3 . I would argue. Firstly. the liberal construction of sovereign subjects and the denial of the structural injuries enacted under advanced capitalism delimit a specific site of blame for suffering. however.9 Instead of constructing its own political power. or in the form of an internal exclusion from the nation. The investment in victimization as political identity then always depends on this short-circuit: the divorce of one’s own injury from the injury suffered by others. as specific affects directed at a culprit held responsible for them. ideologically. this subject becomes dependent on a history of suffering it adopts as its identity. takes up and modifies the liberal politics of injury analyzed by Brown. in the words of president Bush. 11 The subject position inhabited by the sufferer of 9/11 as collective trauma.12 But in contrast to attempts by minorities to be compensated for discrimination. the attachment to past wrongs often comes into conflict with the construction of a future that demands a measure of emotional disinvestment. But the national frame of the trauma of 9/11 facilitates a different form of forgetting – what might alternatively be described as an exclusion from recognized suffering. Injury politics consists in a continuous investment in past suffering. via the conduit of the state.Brown writes. into anger.10 Individual wounds bear the weight of structural wrongs. Secondly. is that an identity politics of victimhood conceives of the state as a neutral authority called upon to settle a dispute: ‘[it] casts the law and the state more generally as neutral arbiters of injury rather than as themselves invested with the power to injure’. the severance of a violent event from its historical context. the subject of injury invests its agency in existing authority. The state is constructed as an arbiter of injury and grief transformed. Two aspects of Brown’s account are decisive for my purposes here before it can adapted in the light of post-9/11 US culture. the liberal subject of injury is defined by the resentment it feels in reaction to its perceived social and psychological suffering. the site of blame is easily identified as lying outside of the nation – geographically. But they are also enacted. As a consequence. What is decisive.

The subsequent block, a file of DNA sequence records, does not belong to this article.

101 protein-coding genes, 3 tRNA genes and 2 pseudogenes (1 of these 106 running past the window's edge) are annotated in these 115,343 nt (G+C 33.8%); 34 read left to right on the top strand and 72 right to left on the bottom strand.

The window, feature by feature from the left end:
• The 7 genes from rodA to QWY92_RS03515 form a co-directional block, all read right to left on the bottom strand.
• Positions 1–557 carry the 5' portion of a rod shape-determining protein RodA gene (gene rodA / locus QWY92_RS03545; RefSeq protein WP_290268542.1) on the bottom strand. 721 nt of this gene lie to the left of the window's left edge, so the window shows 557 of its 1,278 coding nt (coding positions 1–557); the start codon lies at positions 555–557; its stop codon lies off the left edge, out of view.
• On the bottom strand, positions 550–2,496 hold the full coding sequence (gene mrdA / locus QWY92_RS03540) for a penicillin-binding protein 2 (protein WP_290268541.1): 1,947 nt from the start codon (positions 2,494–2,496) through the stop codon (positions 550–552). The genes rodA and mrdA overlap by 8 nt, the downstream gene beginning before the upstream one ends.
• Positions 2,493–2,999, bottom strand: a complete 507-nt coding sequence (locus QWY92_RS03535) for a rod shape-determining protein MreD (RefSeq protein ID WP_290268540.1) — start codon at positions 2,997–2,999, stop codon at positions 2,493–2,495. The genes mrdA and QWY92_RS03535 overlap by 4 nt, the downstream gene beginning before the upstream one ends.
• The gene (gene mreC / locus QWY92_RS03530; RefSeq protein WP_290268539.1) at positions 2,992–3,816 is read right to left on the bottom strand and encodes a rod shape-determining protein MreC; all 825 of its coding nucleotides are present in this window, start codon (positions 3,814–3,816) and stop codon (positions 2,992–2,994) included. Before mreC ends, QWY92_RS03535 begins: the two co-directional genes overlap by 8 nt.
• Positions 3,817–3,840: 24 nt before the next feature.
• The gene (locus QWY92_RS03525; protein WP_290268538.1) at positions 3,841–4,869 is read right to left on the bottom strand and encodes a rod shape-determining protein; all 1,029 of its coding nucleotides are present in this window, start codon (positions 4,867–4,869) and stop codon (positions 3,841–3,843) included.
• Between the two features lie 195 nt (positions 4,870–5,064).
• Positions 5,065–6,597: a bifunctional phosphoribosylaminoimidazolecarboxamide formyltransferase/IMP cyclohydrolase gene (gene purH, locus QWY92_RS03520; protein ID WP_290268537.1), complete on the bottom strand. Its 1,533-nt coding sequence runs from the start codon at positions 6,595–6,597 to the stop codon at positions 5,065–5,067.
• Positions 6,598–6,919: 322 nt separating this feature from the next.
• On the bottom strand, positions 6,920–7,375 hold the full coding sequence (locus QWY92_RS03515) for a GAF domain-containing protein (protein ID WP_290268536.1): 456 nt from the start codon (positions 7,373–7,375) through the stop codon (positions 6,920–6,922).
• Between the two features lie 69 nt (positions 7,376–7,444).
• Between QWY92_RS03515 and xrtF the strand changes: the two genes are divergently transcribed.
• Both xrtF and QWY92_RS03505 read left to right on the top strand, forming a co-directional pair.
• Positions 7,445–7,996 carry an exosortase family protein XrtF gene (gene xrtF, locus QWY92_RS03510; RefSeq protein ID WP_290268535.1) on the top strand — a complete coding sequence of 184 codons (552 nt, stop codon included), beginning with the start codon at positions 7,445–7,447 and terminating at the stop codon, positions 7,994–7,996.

‘It all seemed a matter of false distinctions. Rather than seeing this sentence as the representation of individual emotion. Keith punches a man in a department store.Let me now turn to the transformation of grief into anger. his mother-in-law Nina falls out with a partner who is critical of US policies. But the hidden meaning of their aggression amounts to a reinforcement of authority seen to be under threat. now. fast. Lianne and Keith attack a perceived enemy. then’. as a loss of the subject’s temporality: as DeLillo writes. DeLillo’s characters here reproduce the logic of the ‘war on terror’ by way of its affective embodiment. Rather. they amount to what Jacques Lacan calls ‘acting out’ – not true acts but the individual enactment of a social logic. it should be read as enacting injury culture’s fundamental transformation of affect. therefore. slow. however. Secondly. The understanding of 9/11 as rupture and break has made it difficult to think of a beyond. protagonist Keith Neudecker escapes from the World Trade Center on 9/11. and it would be too easy to understand these reactions simply as individual outbursts.’ How does DeLillo’s protagonist re-establish his bodily integrity and subjective temporality? What most critics have failed to acknowledge is how grief and mourning go hand in hand with a constant undertone of aggressivity in Falling Man. Bush’s utterance of this statement as individual subject and the nation’s leader marks precisely the passage from individual to state actor that encourages the shift from a community’s grief to a nation’s aggression. A decade on. For the sake of brevity I will make do with a brief example. where he was supposed to be. In Don DeLillo’s Falling Man. as a dislocation of the self: ‘Things inside were distant and still. to ask what may come after what I have 4 . In their seemingly unmotivated violence. II. DeLillo is careful to emphasize the pre-meditated nature of this anger. his wife Lianne assaults a neighbour who listens to what she perceives as Arab music. Firstly. the fear of terror has lost much of its ideological power. The same can then be said of Bush’s statement that ‘Our grief has turned to anger’. It seems pertinent. DeLillo describes his trauma primarily in two ways.